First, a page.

A lost and lonely soul discovers the joy of a simple light after surviving trauma.
Paul crawled from the rubble that remained from the epicenter of his life. Nothing more than gray ash dust from the bricks and jagged edges of the once sturdy beams that had held his world solid and upright. What had happened? How had everything he held sacred and dear come apart in mere moments?
This had been the perfect, sunny Sunday afternoon. Playing in the backyard with Jen, his beautiful wife of five years, and Tyler, their 3 year old son. Watching Ty maneuver the shiny new slide with his wonderful, chubby, toddler legs and bright red sneakers with the flashing lights. Listening to his squeals of delight every time one of them picked him up and smacked his sticky cheeks with raspberries kisses. Flipping burgers on the grill while Jen and Ty shared cherry Popsicles, thus the sticky cheeks!
When the dark clouds started gathering in the southwest, the picnic was gathered up off of the patio table and moved inside the house to kitchen. The darkening sky did nothing to dampen their perfect day. The laughter continued as the hamburgers and potato salad were consumed. Giggles became contagious watching Ty playing with his finger jello, making it wiggle and jiggle, talking to it and answering himself back in a higher pitched voice; the make believe conversation between child and gelatin so full of sweet innocence.
The noise came from no where. Deafening, thunderous roar, like nothing Paul had ever heard before. There was no warning at all, no quiet build up of sound, just the sound of hundreds of trains all converging on them at the same time.
The noise was instantly followed by the most intense pressure Paul had ever experienced. Pressure inside his head so severe he was sure it was going to implode. Paul could feel every cell of his own blood forcing it's way through the constricting veins in his body. Every joint separating, pulling away from the bone next to it, as if his limbs were attached to the beams of the house that were being shredded before his eyes. This torture wrapped itself around him in slow motion, he experienced every pixel, every frame. Those few seconds, mere moments that destroyed his world, seemed to him to last forever.
And then it was over. Total silence. The silence more deafening even than the noise had been. The destruction was complete. From somewhere far off Paul could hear screaming, someone needed help! As he tried to move, trying to determine if he seriously injured, Paul realized that he was the one screaming. His body wasn't injured, but his heart would never be the same.
Not only was his home completely destroyed, but in his arms lay the lifeless forms of Jen and Tyler. His mind focused on the bodies of his beloved wife and son and it was then that he could hear the word that was issuing from his soul. "NO!"
Sunlight, earlier warm and perfect, now harsh and garish, shed merciless light on the lifeless remains of Paul's world. Paul kissed the faces of Jen and Tyler one last time and struggled out from under the rubble that held him captive. Climbing higher the devastation his neighborhood took Paul's breath away. Turning around he could see for miles. The entire town was flattened. There was no movement anywhere. Dear God, what had happened?
As the cold numbness of shock set in, Paul turned away from everything that he'd ever known, everything that was... now no more and never would be again... Paul walked... away. Away from the town, away from his home and family, away from his life. Paul walked until the road was no longer paved. Paul walked past sights he had not seen since he was a little boy visiting his grandparents on the farm. He walked past fields filled with crops beginning to grow. He noticed deer in the distance at the edge of the emerald green fields of corn, coming out in the coolness of the evening to feed, guarding their young fawns at their sides. Paul noticed that the fawns still had spots on their backs. So peaceful, so innocent, so like Tyler. Walking further Paul began to see fireflies here and there as the light became softer in the waning day.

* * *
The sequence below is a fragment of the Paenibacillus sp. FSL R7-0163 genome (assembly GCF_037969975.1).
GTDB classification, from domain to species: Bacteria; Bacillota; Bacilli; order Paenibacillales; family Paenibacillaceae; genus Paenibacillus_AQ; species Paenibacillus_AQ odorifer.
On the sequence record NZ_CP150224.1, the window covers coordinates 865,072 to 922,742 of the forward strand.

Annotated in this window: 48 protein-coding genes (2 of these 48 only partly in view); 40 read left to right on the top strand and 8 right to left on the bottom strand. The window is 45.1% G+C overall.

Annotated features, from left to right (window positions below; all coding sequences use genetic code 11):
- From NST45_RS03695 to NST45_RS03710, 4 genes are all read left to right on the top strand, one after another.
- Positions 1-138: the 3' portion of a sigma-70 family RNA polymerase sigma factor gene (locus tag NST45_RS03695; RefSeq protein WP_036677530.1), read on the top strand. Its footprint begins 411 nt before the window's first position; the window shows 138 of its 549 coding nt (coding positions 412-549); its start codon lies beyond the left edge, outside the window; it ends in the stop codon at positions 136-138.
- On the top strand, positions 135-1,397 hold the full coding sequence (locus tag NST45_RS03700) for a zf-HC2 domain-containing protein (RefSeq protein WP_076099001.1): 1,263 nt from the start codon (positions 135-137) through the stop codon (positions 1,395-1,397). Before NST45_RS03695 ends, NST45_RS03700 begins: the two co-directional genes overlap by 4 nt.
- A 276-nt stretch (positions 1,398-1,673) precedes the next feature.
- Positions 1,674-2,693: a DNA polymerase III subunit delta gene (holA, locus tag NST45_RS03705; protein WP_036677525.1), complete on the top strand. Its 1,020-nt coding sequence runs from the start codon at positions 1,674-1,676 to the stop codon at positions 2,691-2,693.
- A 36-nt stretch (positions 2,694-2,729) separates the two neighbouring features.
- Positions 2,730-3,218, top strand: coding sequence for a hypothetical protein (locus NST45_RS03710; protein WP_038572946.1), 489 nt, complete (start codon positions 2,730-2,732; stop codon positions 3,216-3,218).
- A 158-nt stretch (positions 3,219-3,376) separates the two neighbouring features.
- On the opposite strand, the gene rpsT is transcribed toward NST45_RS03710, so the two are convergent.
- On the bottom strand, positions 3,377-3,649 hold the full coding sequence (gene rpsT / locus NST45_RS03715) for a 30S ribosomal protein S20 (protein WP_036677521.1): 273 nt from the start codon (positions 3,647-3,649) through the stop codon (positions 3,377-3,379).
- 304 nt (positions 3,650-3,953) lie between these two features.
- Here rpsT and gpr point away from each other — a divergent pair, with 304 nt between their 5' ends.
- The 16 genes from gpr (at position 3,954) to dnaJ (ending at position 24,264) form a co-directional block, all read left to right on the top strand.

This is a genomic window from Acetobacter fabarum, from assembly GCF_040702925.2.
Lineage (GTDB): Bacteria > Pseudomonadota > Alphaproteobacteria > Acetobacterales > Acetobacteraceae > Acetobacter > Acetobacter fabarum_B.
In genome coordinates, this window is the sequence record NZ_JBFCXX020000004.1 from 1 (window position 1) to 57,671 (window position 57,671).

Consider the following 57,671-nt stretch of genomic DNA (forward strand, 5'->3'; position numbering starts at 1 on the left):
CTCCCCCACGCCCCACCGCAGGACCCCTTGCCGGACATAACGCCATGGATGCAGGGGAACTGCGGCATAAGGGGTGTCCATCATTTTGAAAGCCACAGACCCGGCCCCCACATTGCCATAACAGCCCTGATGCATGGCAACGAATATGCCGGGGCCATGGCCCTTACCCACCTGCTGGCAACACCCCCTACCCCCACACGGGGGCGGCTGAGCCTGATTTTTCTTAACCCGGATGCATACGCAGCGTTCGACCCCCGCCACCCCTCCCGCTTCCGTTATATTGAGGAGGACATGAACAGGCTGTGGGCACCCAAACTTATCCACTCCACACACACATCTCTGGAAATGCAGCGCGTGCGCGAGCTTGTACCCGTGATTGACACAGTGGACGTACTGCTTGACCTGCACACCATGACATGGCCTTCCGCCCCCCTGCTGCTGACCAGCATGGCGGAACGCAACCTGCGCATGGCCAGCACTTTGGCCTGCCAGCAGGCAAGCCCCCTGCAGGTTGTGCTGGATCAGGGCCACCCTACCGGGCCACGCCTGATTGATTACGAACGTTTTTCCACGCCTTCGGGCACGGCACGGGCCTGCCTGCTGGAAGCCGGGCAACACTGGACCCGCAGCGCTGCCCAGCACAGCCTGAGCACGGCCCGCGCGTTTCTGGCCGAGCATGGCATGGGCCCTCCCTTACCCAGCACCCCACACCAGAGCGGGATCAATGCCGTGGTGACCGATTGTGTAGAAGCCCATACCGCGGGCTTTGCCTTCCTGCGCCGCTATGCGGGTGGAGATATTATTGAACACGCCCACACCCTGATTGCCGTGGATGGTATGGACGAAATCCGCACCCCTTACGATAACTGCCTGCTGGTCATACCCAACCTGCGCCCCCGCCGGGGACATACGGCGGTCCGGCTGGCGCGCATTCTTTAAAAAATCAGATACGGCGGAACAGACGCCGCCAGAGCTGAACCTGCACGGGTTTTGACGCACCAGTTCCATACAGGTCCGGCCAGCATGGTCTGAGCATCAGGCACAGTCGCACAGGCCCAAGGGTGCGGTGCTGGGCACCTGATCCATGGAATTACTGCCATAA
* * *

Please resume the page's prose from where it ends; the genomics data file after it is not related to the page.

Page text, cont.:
Even though he'd not been there since his Grandfather's funeral, Paul found himself walking down the dirt lane that let to Grandfather's house. It was nearly dark now, but he knew without a doubt that this was Grandfather's lane. As soon as he turned the corner Paul was transported back in time, he remembered walking this lane with Grandfather when he was a young boy, holding Grandfather's hand. Here, nothing had changed.
The trees were so tall they touched over the road, creating a green foliage canopy so full and complete as to create a world of its own. Inside this green tunnel, there was very little light, except for the fireflies. Thousands upon thousands of fireflies in the strange green cast of the green canopy of the dirt lane that led to Grandfather's house. It was a magical lane, one you wouldn't find unless you knew it was there.
As Paul's mind carried him back in time, he could almost here his Grandfather's voice, strong, deep, and always so gentle, telling him that the fireflies were God's reminder that even in the darkest night, God was here with us if we would just take the time to look for Him. Not knowing what he would find, Paul continued down Grandfather's lane to see if the old house was still there. The walk down the lane was soothing and Paul's tears started to flow.
At the end of the lane Paul found Grandfather's single story weather worn farm house waiting for him just like it had when he was young and his parents had no time for him. The fireflies couldn't be counted. There had to be millions of them. Paul sank to his knees and wept from the depths of his soul.